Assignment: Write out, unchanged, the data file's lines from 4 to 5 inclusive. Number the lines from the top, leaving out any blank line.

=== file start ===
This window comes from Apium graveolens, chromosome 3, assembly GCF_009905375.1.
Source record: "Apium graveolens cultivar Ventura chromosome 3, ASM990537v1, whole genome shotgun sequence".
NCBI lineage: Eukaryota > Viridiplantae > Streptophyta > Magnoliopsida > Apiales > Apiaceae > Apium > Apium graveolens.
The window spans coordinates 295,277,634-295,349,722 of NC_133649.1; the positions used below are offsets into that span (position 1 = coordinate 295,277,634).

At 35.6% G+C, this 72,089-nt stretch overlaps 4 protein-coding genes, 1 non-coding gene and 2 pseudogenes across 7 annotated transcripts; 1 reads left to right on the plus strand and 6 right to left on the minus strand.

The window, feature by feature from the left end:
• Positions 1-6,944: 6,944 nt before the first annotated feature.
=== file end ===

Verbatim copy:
The window spans coordinates 295,277,634-295,349,722 of NC_133649.1; the positions used below are offsets into that span (position 1 = coordinate 295,277,634).

At 35.6% G+C, this 72,089-nt stretch overlaps 4 protein-coding genes, 1 non-coding gene and 2 pseudogenes across 7 annotated transcripts; 1 reads left to right on the plus strand and 6 right to left on the minus strand.